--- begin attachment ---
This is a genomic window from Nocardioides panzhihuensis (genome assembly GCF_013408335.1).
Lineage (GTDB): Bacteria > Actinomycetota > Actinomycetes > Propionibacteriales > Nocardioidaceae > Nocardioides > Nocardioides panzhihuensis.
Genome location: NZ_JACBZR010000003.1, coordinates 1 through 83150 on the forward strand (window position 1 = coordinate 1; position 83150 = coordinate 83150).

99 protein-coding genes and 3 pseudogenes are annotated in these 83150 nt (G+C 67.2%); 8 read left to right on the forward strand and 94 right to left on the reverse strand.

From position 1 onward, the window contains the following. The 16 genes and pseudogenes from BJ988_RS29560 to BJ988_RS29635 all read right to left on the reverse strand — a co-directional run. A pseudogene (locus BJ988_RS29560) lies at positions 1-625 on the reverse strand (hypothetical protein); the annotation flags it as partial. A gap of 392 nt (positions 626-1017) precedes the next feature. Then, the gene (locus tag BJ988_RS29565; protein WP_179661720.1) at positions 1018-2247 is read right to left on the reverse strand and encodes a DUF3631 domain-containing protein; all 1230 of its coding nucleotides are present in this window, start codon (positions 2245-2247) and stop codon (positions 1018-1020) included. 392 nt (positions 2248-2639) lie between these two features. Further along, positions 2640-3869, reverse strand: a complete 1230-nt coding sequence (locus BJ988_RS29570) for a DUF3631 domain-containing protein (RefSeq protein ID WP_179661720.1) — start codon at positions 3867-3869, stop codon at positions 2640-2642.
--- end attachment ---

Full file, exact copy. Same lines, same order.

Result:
This is a genomic window from Nocardioides panzhihuensis (genome assembly GCF_013408335.1).
Lineage (GTDB): Bacteria > Actinomycetota > Actinomycetes > Propionibacteriales > Nocardioidaceae > Nocardioides > Nocardioides panzhihuensis.
Genome location: NZ_JACBZR010000003.1, coordinates 1 through 83150 on the forward strand (window position 1 = coordinate 1; position 83150 = coordinate 83150).

99 protein-coding genes and 3 pseudogenes are annotated in these 83150 nt (G+C 67.2%); 8 read left to right on the forward strand and 94 right to left on the reverse strand.

From position 1 onward, the window contains the following. The 16 genes and pseudogenes from BJ988_RS29560 to BJ988_RS29635 all read right to left on the reverse strand — a co-directional run. A pseudogene (locus BJ988_RS29560) lies at positions 1-625 on the reverse strand (hypothetical protein); the annotation flags it as partial. A gap of 392 nt (positions 626-1017) precedes the next feature. Then, the gene (locus tag BJ988_RS29565; protein WP_179661720.1) at positions 1018-2247 is read right to left on the reverse strand and encodes a DUF3631 domain-containing protein; all 1230 of its coding nucleotides are present in this window, start codon (positions 2245-2247) and stop codon (positions 1018-1020) included. 392 nt (positions 2248-2639) lie between these two features. Further along, positions 2640-3869, reverse strand: a complete 1230-nt coding sequence (locus BJ988_RS29570) for a DUF3631 domain-containing protein (RefSeq protein ID WP_179661720.1) — start codon at positions 3867-3869, stop codon at positions 2640-2642.